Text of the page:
The alluvial mud plains of the river Ganges allow, for a matter of months, a magical canvas city to be fashioned which attracts up to 100 mllion visitors over its short lifespan. Following the visitors’ departure the river swells again with monsoon rains and the city returns to its natural subterranean landscape, all traces of human occupation swept aside in the currents. At the heart of the temporary festival-city-landscape is a confluence of rivers where the Ganges, Yamuna and the mythical underground Saraswati come together in a flourish of colour and energy. This is the spiritual heart of Prayag, today known as Allahabad.
More images, mostly unpublished, from the Kumbh Mela at Allahabad 2013.
Crossing the Goddess was eventless. The pontoon bridge stretched out like a slightly twisting snake, the supporting plastic oval bollards elevating the wooden and metal bridge effortlessly above the brown flow, and the water slipped through the gaps without causing eddies or whirlpools. It was wide but shallow, the sand and silt that lined the shores clearly visible beneath.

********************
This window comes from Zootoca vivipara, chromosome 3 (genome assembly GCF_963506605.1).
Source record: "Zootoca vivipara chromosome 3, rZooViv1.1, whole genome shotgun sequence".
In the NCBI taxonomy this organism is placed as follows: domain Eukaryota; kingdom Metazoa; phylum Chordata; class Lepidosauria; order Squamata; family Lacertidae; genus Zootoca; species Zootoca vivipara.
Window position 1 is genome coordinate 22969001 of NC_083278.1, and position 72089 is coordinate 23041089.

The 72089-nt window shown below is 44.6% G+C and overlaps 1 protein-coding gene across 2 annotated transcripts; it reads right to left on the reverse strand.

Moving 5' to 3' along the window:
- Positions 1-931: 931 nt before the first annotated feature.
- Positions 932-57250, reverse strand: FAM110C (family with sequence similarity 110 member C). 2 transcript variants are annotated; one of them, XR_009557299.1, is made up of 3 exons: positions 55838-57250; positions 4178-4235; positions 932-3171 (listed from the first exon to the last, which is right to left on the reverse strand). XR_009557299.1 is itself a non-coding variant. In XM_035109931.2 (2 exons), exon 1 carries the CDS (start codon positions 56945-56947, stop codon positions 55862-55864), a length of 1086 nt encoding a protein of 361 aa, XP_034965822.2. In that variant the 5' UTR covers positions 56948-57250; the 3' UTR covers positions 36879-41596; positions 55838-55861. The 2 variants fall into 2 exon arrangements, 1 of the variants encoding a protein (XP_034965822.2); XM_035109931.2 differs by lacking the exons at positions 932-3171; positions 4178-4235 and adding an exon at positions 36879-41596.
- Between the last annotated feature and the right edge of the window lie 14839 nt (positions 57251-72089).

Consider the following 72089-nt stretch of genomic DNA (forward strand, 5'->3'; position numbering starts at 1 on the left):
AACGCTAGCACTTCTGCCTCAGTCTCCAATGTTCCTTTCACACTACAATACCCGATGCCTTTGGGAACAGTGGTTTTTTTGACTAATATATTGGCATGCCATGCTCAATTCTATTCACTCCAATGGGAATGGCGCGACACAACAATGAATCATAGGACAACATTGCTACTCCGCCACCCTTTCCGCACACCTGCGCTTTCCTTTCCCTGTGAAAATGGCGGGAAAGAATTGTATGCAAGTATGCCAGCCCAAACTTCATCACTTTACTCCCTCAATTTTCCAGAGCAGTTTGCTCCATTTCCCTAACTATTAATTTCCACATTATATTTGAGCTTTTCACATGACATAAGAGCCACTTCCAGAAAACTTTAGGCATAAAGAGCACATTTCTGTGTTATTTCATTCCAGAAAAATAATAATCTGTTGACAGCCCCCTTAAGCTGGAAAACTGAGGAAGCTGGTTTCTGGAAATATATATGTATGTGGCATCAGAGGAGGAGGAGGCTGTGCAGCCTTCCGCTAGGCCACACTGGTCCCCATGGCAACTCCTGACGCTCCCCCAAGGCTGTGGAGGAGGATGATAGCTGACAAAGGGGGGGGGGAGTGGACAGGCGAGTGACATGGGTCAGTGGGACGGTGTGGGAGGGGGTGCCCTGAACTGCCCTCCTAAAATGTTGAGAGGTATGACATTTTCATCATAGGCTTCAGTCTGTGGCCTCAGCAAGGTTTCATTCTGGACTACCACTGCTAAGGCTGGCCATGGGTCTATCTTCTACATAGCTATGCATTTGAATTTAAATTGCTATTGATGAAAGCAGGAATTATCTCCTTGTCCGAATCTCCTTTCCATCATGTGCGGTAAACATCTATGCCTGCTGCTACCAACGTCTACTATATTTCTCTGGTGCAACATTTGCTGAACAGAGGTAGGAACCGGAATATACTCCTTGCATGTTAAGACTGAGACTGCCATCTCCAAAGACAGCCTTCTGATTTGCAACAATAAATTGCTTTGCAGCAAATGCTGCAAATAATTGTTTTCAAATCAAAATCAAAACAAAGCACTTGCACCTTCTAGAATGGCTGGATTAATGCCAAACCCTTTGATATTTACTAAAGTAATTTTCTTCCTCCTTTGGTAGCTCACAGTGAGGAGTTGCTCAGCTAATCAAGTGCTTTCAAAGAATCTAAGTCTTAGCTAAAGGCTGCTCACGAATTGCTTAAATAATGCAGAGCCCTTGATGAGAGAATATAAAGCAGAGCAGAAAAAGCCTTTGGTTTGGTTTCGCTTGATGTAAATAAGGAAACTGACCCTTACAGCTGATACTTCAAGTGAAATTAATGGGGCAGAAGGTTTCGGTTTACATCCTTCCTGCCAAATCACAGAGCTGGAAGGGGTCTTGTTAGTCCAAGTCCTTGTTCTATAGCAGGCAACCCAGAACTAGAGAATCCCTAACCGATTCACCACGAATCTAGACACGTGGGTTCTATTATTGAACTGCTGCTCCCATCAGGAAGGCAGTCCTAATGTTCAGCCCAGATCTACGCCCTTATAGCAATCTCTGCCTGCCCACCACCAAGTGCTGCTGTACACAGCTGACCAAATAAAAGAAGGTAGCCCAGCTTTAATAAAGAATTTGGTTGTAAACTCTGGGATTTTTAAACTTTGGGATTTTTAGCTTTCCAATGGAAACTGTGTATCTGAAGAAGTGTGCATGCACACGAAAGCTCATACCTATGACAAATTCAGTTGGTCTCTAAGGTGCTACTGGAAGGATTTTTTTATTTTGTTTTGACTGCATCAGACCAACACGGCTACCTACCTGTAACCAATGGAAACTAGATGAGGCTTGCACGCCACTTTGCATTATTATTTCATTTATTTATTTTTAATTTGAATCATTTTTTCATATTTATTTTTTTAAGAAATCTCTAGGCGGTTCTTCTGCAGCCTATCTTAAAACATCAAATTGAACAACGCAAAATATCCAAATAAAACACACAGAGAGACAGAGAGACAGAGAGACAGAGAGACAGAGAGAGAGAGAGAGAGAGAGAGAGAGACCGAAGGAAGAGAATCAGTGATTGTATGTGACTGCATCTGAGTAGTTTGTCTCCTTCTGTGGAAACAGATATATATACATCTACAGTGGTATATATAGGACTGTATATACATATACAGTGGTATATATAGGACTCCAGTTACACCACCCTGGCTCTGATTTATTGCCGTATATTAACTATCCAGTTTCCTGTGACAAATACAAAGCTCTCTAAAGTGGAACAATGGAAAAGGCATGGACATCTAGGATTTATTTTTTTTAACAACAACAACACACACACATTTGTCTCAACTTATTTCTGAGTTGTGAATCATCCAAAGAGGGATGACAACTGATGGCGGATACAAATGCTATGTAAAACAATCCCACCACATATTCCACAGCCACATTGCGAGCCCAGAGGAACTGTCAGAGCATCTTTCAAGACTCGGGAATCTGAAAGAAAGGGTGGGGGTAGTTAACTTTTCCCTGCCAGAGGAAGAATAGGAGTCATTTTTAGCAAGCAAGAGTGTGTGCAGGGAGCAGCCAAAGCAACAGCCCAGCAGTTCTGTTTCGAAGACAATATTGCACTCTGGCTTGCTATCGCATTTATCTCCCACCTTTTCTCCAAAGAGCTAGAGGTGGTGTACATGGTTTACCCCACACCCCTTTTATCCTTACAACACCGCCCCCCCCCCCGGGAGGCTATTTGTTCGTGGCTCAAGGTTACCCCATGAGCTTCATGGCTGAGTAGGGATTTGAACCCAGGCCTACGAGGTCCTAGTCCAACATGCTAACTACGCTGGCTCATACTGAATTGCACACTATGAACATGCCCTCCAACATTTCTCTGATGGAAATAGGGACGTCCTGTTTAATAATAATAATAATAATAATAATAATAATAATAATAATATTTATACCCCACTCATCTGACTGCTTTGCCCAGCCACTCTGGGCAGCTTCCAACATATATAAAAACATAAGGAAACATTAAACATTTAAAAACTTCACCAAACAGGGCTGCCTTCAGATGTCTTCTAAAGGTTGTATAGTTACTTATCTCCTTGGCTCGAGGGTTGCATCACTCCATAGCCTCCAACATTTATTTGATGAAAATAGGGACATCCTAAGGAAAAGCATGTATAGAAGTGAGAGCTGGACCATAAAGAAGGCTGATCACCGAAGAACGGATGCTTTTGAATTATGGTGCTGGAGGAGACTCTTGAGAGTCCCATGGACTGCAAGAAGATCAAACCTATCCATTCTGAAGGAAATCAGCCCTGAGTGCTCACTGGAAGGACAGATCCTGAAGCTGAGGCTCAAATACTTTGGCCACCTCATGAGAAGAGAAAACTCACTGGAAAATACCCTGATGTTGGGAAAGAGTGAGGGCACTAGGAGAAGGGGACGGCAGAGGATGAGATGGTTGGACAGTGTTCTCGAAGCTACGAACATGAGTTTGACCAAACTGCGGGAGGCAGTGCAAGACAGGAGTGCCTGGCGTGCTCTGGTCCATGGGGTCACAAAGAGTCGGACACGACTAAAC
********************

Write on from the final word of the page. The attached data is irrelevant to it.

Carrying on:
The jeep left the bus station and began threading its way through a maelstrom of colour, activity and noise. Rickshaws, motor bikes, animals and people were dodging each other with long practised skill, as our vehicle incredibly found a path through this moving tapestry of obstacles.
Text continued here.
The aphorism “Stranger in a Strange Land’ is no idle description of our experiences in India, especially as Heinlein reportedly originally envisaged the story based on Kipling’s The Jungle Book, with the equivalent of Mowgli being raised on a Martian landscape rather than wolves in the Indian jungle.